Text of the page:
switch (v.getId()) {
            case R.id.camera:
                // code
                break;

            default:
                break;
        }
    }
}

Inside the “if” statement, we will implement using the camera.

At the top of your class declaration, before the “onCreate” method, add the following instance variables:

//keep track of camera capture intent
final int CAMERA_CAPTURE = 1;
//captured picture uri
private Uri picUri;

We will use the first variable to keep track of the user’s interaction as they navigate to the camera app and back. The second variable will store the URI of the captured image. Inside the “case” statement in your “onClick” method, add the following code to launch the camera Intent, including it in a “try” block:

try {
    //use standard intent to capture an image
    Intent takePictureIntent = new Intent(MediaStore.ACTION_IMAGE_CAPTURE);
    String imageFilePath = Environment.getExternalStorageDirectory().getAbsolutePath() + "/picture.jpg";
    File imageFile = new File(imageFilePath);
    picUri = Uri.fromFile(imageFile); // convert path to Uri
    takePictureIntent.putExtra( MediaStore.EXTRA_OUTPUT, picUri );
    startActivityForResult(takePictureIntent, CAMERA_CAPTURE);
}

When this code executes, the user’s camera app will start up and they will be able to take a photo. We will handle the user returning from the camera app inside the “onActivityResult” method. From there we will be able to check that the user is returning from this Intent using the “CAMERA_CAPTURE” variable we pass when starting the Activity. However, before we do that we need to handle the situation in which the user device does not support the image capture intent we have attempted to launch here. After the “try” block, add a “catch” as follows:

 catch(ActivityNotFoundException anfe){
    //display an error message
    String errorMessage = "Whoops - your device doesn't support capturing images!";
    Toast.makeText(MainActivity.this, errorMessage, Toast.LENGTH_SHORT).show();
}

Whenever you attempt to launch an Intent outside of your own app, this is a precaution you may wish to take. This is particularly the case with the cropping action which we will be exploring later, however this code pattern is a good habit to adopt in general, as user devices vary greatly. When the user accepts the photo they have captured, they will return to the app.

Screenshot_20160509-150228_1462807685199

We launched the camera app using “startActivityForResult” so we now need to handle the result. Add the “onActivityResult” method after the “onClick” method as follows:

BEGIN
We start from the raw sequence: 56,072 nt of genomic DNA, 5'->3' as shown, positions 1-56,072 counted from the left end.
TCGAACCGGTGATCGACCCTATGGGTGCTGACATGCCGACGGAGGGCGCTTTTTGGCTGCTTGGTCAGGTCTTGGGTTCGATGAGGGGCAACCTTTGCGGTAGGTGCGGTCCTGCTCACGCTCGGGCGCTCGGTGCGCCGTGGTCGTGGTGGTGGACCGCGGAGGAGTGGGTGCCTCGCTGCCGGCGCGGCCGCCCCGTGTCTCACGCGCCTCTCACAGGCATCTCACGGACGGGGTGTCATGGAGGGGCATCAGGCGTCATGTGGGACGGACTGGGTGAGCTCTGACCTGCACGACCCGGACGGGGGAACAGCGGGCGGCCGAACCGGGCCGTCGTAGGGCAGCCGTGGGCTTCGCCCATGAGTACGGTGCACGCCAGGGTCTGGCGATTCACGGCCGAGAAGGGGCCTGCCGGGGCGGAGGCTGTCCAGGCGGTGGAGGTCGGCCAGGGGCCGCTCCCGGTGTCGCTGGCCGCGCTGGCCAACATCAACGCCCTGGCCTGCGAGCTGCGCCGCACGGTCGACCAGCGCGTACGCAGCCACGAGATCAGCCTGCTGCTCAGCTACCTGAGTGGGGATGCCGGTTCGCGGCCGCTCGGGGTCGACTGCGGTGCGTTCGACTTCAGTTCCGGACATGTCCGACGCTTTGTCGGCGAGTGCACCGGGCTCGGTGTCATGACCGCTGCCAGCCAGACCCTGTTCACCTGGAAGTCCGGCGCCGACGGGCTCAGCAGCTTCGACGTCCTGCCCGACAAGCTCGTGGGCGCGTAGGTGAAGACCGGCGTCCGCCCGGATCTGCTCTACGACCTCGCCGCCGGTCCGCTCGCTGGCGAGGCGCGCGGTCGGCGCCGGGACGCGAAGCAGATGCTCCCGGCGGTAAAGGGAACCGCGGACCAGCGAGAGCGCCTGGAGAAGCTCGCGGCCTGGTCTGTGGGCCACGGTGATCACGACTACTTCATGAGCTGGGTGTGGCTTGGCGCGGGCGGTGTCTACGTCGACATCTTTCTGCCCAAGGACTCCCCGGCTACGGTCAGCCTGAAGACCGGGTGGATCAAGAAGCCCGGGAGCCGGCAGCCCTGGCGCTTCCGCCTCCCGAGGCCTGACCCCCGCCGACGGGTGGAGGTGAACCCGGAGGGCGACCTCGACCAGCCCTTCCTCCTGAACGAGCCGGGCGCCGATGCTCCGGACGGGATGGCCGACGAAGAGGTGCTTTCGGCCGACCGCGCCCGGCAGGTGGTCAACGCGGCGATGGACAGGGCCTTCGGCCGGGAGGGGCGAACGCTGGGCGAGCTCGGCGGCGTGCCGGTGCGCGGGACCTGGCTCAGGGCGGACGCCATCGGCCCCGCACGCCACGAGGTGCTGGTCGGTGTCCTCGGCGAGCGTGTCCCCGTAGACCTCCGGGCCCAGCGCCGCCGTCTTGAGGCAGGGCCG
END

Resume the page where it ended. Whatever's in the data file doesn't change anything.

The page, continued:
protected void onActivityResult(int requestCode, int resultCode, Intent data) {
    if (resultCode == RESULT_OK) {

    }
}

Inside the “if” statement, add another to check that we are returning from the camera app, using the variable we passed:

//user is returning from capturing an image using the camera
if(requestCode == CAMERA_CAPTURE){

}

We will also return to the “onActivityResult” method after the user crops their image, so we will add an “else if” later. Inside this “if” statement, add the following code to retrieve the URI of the captured photo:

//get the Uri for the captured image
Uri uri = picUri;
Log.d("picUri", uri.toString());

Now we need to pass this URI to an app that can crop it. We will use a helper method to achieve this, so add the following method call:

//carry out the crop operation
performCrop();

Add the helper method we called after the “onActivityResult” method:

private void performCrop(){

}

Inside this method we are going to call an Intent to perform the crop, so let’s add “try” and “catch” blocks in case the user device does not support the crop operation:

try {
    
}
catch(ActivityNotFoundException anfe){
    //display an error message
    String errorMessage = "Whoops - your device doesn't support the crop action!";
    Toast.makeText(this, errorMessage, Toast.LENGTH_SHORT).show();
}

We use the same technique we used when launching the camera Intent. If the user device does not support the cropping Intent, they will see an error message. Inside the “try” block, launch the Intent as follows:

//call the standard crop action intent (the user device may not support it)
Intent cropIntent = new Intent("com.android.camera.action.CROP");